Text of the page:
Frog tadpoles undergo remarkable remodeling of the body plan in anticipation of the transition from an aquatic to a terrestrial lifestyle. This metamorphosis is caused by thyroid hormones – the same hormones that are important in all vertebrates for normal growth, development, and health. These hormones have very different effects depending upon the tissue type. In tadpoles, the tail disappears, the legs grow, the skin changes, and the liver and brain remodel – all in response to thyroid hormones. This research program focuses on understanding how these differences come about. We hypothesize that there are specific genes that contribute to these differences and we are identifying them and examining the molecular switches that regulate how they work. Understanding this is important because it gives us fundamental information on different tissue responses that can be used to better design therapeutics used as hormone replacements. It also gives us insight into why some tissues are more sensitive to environmental contaminants that act as hormone disruptors. These endocrine disruptors come from a variety of sources such as plants, pharmaceuticals, pesticides, personal care products, and industry. A better understanding and identification of thyroid hormone disruptors will help develop effective means of keeping track of their release into the environment and contribute to creating safer consumer products.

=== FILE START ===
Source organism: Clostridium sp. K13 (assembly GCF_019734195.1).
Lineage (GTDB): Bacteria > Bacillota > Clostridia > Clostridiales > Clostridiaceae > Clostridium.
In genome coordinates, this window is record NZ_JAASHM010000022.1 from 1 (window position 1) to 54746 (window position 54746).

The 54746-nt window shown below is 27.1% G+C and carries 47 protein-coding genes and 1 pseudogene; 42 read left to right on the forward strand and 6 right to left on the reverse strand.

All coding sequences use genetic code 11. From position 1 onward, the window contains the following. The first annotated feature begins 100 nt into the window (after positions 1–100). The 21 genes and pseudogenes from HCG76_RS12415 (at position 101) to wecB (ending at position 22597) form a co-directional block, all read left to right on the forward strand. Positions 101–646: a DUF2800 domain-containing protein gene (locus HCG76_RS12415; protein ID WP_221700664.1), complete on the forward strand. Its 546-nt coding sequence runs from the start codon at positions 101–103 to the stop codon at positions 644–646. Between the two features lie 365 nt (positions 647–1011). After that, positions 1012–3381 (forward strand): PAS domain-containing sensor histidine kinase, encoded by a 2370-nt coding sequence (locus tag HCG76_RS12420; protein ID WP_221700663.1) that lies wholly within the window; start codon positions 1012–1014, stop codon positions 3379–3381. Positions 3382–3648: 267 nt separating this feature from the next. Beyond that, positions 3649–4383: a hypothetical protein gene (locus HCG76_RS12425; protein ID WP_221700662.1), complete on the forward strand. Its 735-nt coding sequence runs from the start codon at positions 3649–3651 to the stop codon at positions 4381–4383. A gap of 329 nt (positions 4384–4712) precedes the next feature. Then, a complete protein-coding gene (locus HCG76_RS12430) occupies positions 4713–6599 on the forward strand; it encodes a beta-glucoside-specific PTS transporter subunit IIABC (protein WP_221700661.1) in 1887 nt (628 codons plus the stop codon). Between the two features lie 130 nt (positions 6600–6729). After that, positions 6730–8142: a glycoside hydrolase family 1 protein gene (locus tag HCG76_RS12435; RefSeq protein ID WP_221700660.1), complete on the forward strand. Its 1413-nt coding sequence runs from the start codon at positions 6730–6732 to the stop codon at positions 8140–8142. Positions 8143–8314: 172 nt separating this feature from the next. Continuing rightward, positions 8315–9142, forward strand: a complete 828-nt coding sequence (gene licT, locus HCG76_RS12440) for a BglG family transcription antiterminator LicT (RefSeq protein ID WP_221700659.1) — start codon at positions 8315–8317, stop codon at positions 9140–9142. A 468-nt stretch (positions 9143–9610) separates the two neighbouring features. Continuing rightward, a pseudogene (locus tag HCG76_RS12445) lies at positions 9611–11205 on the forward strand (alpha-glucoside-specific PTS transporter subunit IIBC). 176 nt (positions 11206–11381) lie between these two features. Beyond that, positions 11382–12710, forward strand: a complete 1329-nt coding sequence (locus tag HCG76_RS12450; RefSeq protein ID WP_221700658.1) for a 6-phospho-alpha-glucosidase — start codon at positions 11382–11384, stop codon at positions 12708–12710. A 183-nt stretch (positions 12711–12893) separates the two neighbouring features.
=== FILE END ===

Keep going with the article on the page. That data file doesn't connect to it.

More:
To accomplish these goals, we are using powerful biochemical and bioinformatics techniques to examine gene expression programs and their controlling factors in tadpole tissues. Since thyroid hormone signaling is important in all vertebrates including humans, the knowledge obtained by studying them will give us important clues in understanding the basis of diseases including cancer and metabolic disorders.